Canadian Energy Centre research also found that in 2018 the energy sector directly employed more than 269,000 people and supported over 550,000 indirect jobs in sectors like manufacturing, financial services and retail, for a total of 819,500 jobs across the country.
This year, the industry will take a big hit, but it will be temporary.
Sproule’s analysis suggests that in the most likely scenario, global oil demand will drop sharply in the second quarter due to COVID-19 but subsequently will rebound back to approximately 100 million barrels per day by the first quarter of 2021. From there, demand is expected to continue growing, albeit likely more slowly as economies navigate the fallout of the pandemic.
As a producer primarily of heavy oil and synthetic oil derived from the oil sands, Canada has a unique opportunity in this market, says Phil Skolnick, analyst with Eight Capital.
“Most of the demand globally where the growth is happening is actually on the heavy oil side [including synthetic oil],” Skolnick says.
That’s largely because of new oil-based petrochemical projects in Asia. Eight Capital research found that over the next five years, approximately 3.2 million barrels per day of additional heavy and medium oil demand will come online as a result. Canada’s current oil sands production is approximately 3 million barrels per day.
“The increase in petrochemical demand is partly driven by electric vehicles because those are largely made of plastic. China wants to also be the leader in polyester exports, so that requires petrochemicals. All these things really require the heavy barrels because of components that just are not in light oil,” Skolnick says.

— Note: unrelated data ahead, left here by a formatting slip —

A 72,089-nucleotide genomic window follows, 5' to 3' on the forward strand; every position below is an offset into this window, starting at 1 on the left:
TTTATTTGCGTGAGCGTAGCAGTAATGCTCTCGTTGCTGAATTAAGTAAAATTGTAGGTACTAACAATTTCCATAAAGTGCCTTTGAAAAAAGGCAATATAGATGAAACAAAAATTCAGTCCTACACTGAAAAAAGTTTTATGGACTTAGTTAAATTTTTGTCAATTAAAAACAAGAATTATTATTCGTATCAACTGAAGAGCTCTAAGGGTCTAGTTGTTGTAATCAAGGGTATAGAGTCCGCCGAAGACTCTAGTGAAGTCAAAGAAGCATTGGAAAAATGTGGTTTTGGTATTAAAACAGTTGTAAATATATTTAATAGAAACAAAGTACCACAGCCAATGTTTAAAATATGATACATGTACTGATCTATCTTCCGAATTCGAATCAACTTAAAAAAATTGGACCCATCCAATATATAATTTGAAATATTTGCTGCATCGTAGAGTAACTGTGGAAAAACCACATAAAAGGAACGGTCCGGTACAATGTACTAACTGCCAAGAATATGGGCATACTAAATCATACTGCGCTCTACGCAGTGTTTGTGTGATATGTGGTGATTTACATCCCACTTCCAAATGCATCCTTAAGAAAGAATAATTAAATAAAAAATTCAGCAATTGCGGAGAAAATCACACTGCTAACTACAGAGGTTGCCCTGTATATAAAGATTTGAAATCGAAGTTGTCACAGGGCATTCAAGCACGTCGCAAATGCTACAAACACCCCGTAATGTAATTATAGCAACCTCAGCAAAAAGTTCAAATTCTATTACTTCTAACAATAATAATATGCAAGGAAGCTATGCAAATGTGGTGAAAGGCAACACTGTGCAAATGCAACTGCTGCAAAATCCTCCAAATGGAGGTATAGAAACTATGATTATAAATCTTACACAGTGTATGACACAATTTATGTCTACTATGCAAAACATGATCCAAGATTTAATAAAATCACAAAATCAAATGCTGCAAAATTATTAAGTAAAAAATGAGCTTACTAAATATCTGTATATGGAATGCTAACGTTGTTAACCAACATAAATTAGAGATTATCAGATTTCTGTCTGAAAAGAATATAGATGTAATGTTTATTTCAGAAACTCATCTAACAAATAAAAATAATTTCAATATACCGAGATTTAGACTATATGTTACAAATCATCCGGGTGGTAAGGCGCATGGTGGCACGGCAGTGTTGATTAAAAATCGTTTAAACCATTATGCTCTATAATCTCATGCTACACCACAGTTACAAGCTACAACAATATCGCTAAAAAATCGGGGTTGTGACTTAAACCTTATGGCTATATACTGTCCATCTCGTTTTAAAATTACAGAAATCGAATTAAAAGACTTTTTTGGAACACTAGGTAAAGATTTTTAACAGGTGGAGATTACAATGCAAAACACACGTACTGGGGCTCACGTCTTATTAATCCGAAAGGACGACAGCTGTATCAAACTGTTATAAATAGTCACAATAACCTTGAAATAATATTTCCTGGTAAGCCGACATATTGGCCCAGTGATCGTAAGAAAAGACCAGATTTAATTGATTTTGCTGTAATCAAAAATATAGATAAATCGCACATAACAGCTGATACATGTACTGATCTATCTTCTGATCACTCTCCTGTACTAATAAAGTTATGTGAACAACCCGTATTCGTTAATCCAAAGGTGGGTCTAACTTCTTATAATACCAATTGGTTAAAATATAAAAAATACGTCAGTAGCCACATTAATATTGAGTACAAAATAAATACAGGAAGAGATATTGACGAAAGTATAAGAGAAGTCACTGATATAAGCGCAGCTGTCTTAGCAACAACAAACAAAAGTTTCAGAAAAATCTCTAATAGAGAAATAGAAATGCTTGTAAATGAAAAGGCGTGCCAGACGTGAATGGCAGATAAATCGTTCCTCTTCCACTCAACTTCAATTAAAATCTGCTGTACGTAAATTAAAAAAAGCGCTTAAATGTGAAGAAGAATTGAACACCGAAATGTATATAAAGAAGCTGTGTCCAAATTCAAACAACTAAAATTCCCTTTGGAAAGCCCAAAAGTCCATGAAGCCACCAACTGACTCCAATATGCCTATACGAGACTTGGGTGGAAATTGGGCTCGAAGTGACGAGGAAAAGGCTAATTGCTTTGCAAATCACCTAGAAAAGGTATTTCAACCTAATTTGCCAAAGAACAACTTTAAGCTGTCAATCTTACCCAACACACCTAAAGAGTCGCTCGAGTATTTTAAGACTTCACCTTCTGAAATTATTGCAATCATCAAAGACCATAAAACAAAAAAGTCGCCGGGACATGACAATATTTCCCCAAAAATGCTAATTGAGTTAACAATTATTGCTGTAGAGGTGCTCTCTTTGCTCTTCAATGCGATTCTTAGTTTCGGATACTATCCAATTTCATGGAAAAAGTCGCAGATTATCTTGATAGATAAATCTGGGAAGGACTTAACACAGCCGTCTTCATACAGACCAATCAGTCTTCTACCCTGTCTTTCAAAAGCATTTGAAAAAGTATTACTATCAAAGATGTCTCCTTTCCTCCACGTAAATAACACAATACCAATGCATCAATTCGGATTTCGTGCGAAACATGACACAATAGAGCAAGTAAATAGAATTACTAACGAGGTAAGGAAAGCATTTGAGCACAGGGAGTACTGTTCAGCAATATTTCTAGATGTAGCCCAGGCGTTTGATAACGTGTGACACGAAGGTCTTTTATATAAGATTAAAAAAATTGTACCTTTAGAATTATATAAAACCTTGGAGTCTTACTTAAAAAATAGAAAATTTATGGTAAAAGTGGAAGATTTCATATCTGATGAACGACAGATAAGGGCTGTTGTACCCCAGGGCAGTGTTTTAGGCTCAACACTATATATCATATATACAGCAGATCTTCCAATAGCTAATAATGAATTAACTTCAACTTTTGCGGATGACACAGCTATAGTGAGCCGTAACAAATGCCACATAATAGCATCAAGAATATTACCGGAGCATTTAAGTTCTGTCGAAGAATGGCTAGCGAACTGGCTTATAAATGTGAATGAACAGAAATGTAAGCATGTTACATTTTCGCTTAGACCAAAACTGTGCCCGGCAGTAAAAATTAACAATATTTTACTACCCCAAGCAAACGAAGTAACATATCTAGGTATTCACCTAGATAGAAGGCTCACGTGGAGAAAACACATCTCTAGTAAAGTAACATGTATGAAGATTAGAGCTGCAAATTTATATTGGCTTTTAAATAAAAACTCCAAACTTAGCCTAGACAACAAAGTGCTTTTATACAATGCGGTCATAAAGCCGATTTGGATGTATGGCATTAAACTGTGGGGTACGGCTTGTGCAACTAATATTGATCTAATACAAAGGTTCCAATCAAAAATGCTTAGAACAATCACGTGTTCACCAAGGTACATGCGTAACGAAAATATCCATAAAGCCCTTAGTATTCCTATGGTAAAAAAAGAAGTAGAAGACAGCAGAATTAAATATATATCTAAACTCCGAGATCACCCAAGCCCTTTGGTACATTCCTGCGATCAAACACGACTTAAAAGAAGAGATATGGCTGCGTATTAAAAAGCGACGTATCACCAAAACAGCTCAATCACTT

“The US is not the only market outside Canada for Canadian heavier oil. There is a need for [the Trans Mountain expansion] because it gets you to the West Coast and gives you a shorter route to China.”
But there is also a significant opportunity to grow Canadian oil exports to the United States, particularly to feed refineries on the U.S. Gulf Coast. Facilities there are configured to process heavy oil, but have faced shortages as their conventional suppliers in Venezuela and Mexico suffer from U.S. sanctions and production declines.
Through rail and incremental pipeline access, Canadian oil producers have increasingly been accessing this premium-priced market. According to the Canada Energy Regulator, January 2020 set new records for both Canadian oil exports to the U.S. Gulf Coast and for crude by rail traffic out of Western Canada. The CER reports Canadian oil exports to the U.S. Gulf Coast for the first time approached 1 million barrels per day (978,944 barrels per day) in January, while rail reached a record 403,767 barrels per day.
The Keystone XL pipeline project, which is now in the early stages of construction, will substantially reduce the need to use rail to access the US Gulf Coast market.
The numbers aren’t yet available for February or March, but crude by rail traffic is expected to have dropped to essentially zero without oil prices high enough to cover the extra transportation cost.
“This is going to be a tough period. There are going to be more cuts, more layoffs and more tough times, but the COVID-19 virus will run its trajectory,” says IHS Markit’s Birn.
“We will on the other side re-emerge from our homes. Eventually our economies will recover. We will go back to work, and hydrocarbon-based energy that continues to underpin the global economy will need to come back.”